Bexarotene (Targretin; Ligand Pharmaceuticals) is a retinoid X receptor (RXR) selective retinoid that has demonstrated clinical efficacy in patients with early- and advanced-stage CTCL.10,11  In previous studies, we demonstrated that the retinoid acid receptor (RAR) retinoid, all-trans retinoic acid, and the RXR retinoid, bexarotene, at biologically relevant concentrations of 10–6M to 10–8M, upregulated both the p55 and p75 subunits of the IL-2R in vitro and enhanced the susceptibility of leukemia cells 5- to 10-fold to denileukin diftitox.12  The ability of the RXR modulators to form heterodimers with various receptor partners that are important in cellular function and physiology indicates that the biologic activities of bexarotene are more diverse than those of compounds that activate the RARs. Once activated, these RXR receptors function as transcription factors that regulate various cellular processes. To further explore the effects of bexarotene on IL-2R expression and potentially enhance the susceptibility of leukemia cells to denileukin diftitox, we conducted a phase 1 clinical trial of bexarotene administration prior to and during denileukin diftitox in patients with CTCL to determine the safety and tolerability of the combination.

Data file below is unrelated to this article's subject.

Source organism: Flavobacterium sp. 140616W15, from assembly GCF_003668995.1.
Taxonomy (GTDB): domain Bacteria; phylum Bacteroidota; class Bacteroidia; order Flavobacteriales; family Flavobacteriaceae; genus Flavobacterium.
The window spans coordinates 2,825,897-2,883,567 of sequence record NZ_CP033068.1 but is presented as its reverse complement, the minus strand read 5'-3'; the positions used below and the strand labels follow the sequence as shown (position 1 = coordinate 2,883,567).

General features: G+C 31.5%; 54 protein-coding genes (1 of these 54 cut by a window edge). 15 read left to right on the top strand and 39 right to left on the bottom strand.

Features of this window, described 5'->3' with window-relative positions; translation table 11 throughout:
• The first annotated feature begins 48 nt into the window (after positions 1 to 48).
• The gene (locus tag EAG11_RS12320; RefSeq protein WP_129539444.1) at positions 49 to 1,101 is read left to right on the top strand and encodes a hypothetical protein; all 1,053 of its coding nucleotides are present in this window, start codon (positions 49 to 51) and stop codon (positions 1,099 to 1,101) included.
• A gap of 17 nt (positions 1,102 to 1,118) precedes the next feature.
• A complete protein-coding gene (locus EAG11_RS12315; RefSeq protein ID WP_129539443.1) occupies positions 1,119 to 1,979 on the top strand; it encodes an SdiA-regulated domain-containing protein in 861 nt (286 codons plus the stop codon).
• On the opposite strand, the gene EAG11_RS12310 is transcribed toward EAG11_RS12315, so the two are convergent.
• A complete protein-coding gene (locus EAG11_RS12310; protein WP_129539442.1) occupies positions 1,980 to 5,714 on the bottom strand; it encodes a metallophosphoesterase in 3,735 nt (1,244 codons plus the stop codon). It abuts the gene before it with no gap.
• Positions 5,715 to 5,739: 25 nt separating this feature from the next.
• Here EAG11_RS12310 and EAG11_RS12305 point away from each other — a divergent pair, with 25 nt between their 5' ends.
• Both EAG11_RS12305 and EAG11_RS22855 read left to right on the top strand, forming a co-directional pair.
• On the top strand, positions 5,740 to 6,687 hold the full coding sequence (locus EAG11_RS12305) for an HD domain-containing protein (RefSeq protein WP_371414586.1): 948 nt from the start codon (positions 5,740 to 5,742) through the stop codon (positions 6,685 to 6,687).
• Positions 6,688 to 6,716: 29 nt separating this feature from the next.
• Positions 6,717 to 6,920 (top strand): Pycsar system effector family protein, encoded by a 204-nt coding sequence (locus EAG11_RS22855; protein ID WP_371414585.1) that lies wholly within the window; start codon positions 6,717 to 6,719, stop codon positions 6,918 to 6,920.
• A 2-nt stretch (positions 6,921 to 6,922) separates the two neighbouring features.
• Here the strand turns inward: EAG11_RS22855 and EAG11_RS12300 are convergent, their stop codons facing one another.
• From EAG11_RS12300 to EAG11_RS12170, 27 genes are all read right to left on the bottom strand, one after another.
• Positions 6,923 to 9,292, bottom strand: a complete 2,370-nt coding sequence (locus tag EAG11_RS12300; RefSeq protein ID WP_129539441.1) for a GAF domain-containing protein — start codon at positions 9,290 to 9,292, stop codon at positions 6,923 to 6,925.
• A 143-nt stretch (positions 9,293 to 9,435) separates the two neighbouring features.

Patients and methods

Patient population

Patients aged 18 years and older with histopathologically confirmed CTCL were eligible for enrollment. All patients had to have progressive disease after at least one systemic therapy other than steroids. Patients previously treated with bexarotene were not eligible. All patients had an Eastern Cooperative Oncology Group (ECOG) performance status of 0 to 2. Consent forms approved by the Tufts New England Medical Center institutional review board were signed by all patients prior to therapy.

Treatment plan